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Journal of Applied Sciences and Environmental Management
World Bank assisted National Agricultural Research Project (NARP) - University of Port Harcourt
ISSN: 1119-8362
Vol. 20, No. 3, 2016, pp. 530-539
Bioline Code: ja16063
Full paper language: English
Document type: Research Article
Document available free of charge

Journal of Applied Sciences and Environmental Management, Vol. 20, No. 3, 2016, pp. 530-539

 en Potential Human Health Risk Assessment of Heavy Metals Intake via Consumption of some Leafy Vegetables obtained from Four Market in Lagos Metropolis, Nigeria


This work investigated six heavy metals (Pb, Cr, Zn, Cd, Ni and Cu) accumulation in five popular leafy vegetables: Telferia occidentalis check for this species in other resources (fluted pumpkin), Talinum triangulare check for this species in other resources (waterleaf), Ocimum gratissimum check for this species in other resources (scent leaves), Celosia argentea check for this species in other resources (plumed cockscomb), and Amaranthus viridis check for this species in other resources (slender amaranth) obtained from 4 popular markets in Lagos metropolis using an atomic absorption spectrophotometer (AAS), and evaluate the human health risks of their consumption. Heavy metals content in vegetables across the markets ranged as follow; Cd (0.05 – 0.20 mg/kg); Pb (0.34 – 5.44 mg/kg), Zn (4.21 – 20.80 mg/kg), Cr (0.25 – 1.51 mg/kg), Ni (0.13 – 2.91 mg/kg) and Cu (2.34 – 14.08 mg/kg). The concentrations of all metals are quite generally lower than the permissible levels by FAO/WHO in vegetables except for Pb. Statistical analysis of levels of the studied metals in A. viridis, T. occidentalis, C. argentea, and O. gratissimum in all the markets sample showed significant differences in levels of Zn, Cr, Cu and Ni (p<0.05). To assess the the health risk of the inhabitants of Lagos and the environs due to heavy metal intake from these vegetables consumption., the daily intake of metals (DIM), health risk index (HRI), and target hazard quotient (THQ) were calculated. The daily intake of metals in vegetables species for Zn (0.51 – 1.46 mg/kg) and Ni (0.05 – 0.22 mg/kg) are significantly lower than the recommended daily intake of metals and the upper tolerable daily intake level (UL). However, DIM of Cd (0.004 – 0.017 mg/kg) and Pb (0.046 – 0.182 mg/kg) exceed the recommended DIM but fall within the upper tolerable daily level. Cr (0.048 – 0.082 mg/kg) is lower than the recommended oral reference dose (RFD) of 1.5 mg/kg (USEPA, 2010). The THQ values range showed that Cd was 0.048 – 0.192, Pb was 0.150 – 0.587, Zn was 0.021 – 0.190, Cr was 0.0001 – 0.001, Ni was 0.050 – 0.120 and Cu was 0.148 – 0.239. This result reflected the risk associated with exposure for the period of life expectancy considered, and the inhabitants are highly exposed to health risks associated to these metals in the order Pb > Cu > Cd > Ni > Zn > Cr. The THQ in all metals is less than 1 in all the vegetables species; therefore, it does not pose serious health risk concern. However, vegetable consumption was just one part of food consumption, the potential health risks for residents might actually be higher than in this study when other routes of heavy metals intake are considered. © JASEM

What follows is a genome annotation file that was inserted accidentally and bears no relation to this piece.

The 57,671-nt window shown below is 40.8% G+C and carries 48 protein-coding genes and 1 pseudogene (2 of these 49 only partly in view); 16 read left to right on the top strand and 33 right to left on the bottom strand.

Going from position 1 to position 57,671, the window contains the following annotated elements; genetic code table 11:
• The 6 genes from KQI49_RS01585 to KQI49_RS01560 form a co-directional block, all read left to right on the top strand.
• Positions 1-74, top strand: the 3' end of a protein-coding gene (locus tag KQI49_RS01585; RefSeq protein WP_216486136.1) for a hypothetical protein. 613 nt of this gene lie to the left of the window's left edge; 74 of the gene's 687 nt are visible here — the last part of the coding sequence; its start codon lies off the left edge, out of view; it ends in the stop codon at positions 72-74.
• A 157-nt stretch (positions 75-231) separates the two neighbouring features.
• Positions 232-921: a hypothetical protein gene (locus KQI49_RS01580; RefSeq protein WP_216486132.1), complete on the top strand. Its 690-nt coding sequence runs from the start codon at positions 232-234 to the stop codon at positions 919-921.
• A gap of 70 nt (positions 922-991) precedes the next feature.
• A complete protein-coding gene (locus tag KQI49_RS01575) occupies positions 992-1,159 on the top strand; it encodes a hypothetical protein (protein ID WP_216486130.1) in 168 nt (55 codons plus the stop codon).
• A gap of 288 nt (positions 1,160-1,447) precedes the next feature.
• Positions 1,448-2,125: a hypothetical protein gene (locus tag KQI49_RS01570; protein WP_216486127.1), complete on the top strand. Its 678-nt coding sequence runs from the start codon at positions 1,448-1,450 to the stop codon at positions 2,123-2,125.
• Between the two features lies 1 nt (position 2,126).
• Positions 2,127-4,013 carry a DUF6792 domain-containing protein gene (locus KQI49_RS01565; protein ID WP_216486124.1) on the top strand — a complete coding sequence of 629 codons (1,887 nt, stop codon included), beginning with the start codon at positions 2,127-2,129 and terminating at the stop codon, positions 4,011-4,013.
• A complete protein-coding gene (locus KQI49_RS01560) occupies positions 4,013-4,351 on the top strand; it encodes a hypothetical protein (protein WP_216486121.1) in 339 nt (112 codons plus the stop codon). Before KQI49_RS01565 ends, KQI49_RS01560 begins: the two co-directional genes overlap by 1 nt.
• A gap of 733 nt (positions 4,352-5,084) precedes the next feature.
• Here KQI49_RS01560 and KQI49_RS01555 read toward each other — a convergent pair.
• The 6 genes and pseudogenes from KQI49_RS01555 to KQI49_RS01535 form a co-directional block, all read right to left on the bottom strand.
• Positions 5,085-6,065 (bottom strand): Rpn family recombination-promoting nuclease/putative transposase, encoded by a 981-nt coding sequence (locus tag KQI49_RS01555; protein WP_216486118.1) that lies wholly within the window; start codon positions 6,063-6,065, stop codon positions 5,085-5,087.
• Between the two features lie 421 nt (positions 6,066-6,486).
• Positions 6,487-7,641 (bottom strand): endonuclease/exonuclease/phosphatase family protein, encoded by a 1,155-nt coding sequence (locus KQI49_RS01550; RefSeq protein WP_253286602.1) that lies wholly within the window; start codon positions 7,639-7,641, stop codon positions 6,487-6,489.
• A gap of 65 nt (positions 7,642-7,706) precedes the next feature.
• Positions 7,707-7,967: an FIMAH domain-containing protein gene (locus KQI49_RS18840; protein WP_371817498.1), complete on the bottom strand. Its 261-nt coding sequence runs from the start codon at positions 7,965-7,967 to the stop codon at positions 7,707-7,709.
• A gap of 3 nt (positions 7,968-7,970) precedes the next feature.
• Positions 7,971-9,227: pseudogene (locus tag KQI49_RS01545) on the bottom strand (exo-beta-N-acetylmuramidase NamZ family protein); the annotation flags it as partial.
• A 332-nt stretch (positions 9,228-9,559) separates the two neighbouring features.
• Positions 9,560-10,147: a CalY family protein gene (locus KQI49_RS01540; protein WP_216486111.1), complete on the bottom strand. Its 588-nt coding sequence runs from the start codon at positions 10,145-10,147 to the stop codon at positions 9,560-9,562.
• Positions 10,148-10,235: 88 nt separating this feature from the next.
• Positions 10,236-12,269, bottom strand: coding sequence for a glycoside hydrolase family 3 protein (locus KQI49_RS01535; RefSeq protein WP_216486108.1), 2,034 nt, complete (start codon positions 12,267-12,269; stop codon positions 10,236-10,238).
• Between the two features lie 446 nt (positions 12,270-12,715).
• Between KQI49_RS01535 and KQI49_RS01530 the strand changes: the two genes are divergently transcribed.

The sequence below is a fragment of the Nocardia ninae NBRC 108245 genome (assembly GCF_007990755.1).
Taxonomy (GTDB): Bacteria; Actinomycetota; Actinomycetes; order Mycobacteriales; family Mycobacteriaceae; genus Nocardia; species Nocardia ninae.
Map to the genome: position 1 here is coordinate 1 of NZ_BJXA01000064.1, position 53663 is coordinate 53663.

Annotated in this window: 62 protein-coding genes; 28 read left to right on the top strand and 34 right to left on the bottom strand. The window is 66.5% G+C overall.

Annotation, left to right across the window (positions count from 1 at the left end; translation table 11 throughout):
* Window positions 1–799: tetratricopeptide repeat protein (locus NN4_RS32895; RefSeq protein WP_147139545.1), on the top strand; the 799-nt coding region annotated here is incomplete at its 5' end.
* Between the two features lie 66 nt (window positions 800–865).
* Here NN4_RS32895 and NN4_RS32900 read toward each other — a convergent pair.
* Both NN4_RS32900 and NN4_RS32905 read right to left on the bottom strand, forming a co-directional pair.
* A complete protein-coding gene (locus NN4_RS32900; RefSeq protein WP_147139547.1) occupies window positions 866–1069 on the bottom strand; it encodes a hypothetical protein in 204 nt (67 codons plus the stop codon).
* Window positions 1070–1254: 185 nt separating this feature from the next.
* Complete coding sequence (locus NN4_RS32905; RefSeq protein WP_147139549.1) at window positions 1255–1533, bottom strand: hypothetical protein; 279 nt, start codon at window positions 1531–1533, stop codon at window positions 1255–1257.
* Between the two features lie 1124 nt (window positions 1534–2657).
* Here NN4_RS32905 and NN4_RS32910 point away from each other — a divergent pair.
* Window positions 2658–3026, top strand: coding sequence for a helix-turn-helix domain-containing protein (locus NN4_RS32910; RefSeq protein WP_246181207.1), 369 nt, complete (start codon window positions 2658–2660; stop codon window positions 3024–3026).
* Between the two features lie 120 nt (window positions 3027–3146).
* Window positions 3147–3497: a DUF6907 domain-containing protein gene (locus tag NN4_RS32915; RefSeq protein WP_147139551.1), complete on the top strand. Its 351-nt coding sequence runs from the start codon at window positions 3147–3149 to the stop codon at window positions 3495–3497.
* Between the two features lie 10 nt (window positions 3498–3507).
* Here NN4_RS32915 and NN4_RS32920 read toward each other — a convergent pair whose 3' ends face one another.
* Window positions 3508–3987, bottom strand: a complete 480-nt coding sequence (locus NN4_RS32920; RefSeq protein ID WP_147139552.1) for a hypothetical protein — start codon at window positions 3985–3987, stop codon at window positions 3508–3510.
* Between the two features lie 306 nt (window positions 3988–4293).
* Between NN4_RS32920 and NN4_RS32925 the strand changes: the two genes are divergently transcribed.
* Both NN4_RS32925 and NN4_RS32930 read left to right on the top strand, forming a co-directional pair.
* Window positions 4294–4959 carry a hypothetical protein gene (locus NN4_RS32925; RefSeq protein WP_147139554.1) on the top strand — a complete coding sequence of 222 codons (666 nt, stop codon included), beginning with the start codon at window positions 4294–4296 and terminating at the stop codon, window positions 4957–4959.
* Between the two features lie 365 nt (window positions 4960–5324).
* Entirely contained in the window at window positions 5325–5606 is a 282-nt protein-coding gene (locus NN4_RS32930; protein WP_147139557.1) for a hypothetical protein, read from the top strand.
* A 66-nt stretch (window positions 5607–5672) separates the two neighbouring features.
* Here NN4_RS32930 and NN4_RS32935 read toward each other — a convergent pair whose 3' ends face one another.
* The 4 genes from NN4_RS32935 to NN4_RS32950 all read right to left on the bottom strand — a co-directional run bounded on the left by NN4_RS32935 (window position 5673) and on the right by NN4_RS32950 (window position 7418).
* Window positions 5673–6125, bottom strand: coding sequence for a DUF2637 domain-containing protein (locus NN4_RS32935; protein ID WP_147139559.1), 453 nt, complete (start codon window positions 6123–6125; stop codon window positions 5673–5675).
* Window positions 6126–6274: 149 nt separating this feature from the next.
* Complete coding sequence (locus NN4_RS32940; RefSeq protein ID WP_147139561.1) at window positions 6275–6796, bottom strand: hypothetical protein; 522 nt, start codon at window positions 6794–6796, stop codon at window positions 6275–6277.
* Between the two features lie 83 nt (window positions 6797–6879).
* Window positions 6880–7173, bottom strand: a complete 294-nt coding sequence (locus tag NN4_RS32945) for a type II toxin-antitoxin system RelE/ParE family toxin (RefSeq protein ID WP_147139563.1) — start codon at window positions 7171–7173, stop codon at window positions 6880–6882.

Heavy Metals; leafy vegetable; daily intake of metals; health risk index; target hazard quotient (THQ); zinc; lead; chromium; cadmium; nickel; copper

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